To coincide with the Performance Studies International symposium, FADO Performance Art Centre and Gallery TPW are pleased to present work by French curator and critic Guillaume Désanges.
A History of Performance in 20 Minutes is a performative lecture presenting a concise history of the representation of the body in art. The performance-lecture aims to divide the history of performance into ten gestures—appearing, receiving, holding back, escaping, aiming, falling, crying, biting, empting oneself and disappearing—all enacted and subjectively discussed.
Accompanying the performance is Désanges’ exhibition Child’s Play (June 10–19). The work is the outcome of a workshop with seven Romanian children in 2008. The impetus for the workshop was an assertion that the history of performance art be read as a history of silence rather than discourse—a pre-linguistic history of primary gestures. Perhaps the experience of childhood is closest to this impulse in performance/body art. During the workshop, the kids replayed and interpreted more than fifty iconic performances, including gestures from Futurism and Dada to Paul McCarthy and Francis Alys. The resulting videos and drawings embody the immediate energy, humour, and embrace of the experiential experiment that is essential for an understanding of performance and body art.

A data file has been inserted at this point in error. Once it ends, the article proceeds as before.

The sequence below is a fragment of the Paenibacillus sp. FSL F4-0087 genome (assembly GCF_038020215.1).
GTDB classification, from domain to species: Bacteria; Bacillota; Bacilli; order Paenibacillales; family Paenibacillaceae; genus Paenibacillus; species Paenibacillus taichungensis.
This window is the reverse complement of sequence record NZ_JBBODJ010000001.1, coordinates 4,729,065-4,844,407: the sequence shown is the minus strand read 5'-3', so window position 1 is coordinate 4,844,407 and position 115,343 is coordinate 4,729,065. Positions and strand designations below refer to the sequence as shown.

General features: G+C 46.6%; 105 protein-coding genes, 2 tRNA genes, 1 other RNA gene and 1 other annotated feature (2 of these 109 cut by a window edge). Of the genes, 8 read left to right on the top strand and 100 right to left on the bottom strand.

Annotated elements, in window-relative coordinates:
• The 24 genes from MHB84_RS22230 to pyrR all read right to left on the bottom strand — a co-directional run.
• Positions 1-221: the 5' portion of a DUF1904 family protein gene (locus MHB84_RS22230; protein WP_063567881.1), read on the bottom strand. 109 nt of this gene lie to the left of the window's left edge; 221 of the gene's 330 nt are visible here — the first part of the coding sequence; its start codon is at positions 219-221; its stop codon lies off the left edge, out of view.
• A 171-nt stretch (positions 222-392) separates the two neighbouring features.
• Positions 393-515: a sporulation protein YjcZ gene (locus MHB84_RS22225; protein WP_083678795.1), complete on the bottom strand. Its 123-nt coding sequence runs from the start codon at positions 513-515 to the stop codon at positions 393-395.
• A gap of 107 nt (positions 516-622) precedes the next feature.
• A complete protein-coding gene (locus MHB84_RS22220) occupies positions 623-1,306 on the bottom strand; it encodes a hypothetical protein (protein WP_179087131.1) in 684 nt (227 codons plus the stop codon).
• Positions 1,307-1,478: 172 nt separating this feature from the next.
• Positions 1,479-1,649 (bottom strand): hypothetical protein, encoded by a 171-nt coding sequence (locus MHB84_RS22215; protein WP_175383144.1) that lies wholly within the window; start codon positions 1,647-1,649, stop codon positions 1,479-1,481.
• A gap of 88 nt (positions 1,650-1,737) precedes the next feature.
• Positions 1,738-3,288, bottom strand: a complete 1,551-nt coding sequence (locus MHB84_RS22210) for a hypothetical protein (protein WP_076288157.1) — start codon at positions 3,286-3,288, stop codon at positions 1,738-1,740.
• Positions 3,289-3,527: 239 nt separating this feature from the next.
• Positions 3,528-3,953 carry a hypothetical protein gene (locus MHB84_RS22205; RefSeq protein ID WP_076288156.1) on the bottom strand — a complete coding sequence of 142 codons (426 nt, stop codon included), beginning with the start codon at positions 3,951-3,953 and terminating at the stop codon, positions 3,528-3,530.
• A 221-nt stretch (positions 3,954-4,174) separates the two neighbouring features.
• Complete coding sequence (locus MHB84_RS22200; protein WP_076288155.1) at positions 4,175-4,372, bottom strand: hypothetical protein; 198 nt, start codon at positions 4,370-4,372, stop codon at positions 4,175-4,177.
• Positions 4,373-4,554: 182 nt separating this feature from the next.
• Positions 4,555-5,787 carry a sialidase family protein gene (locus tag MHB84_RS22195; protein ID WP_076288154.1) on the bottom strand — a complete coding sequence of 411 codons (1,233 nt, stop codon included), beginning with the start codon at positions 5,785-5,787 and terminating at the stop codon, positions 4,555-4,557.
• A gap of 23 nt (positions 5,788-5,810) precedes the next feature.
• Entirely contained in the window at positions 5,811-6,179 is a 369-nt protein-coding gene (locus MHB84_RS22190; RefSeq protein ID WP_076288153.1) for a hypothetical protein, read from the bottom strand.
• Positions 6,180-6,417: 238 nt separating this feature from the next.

Presented in partnership with Gallery TPW, for the PSi Conference taking place in Toronto June 9–12.
© Guillaume Désanges, The History of Performance Art in 20 Minutes, 2010. Photo Shannon Cochrane.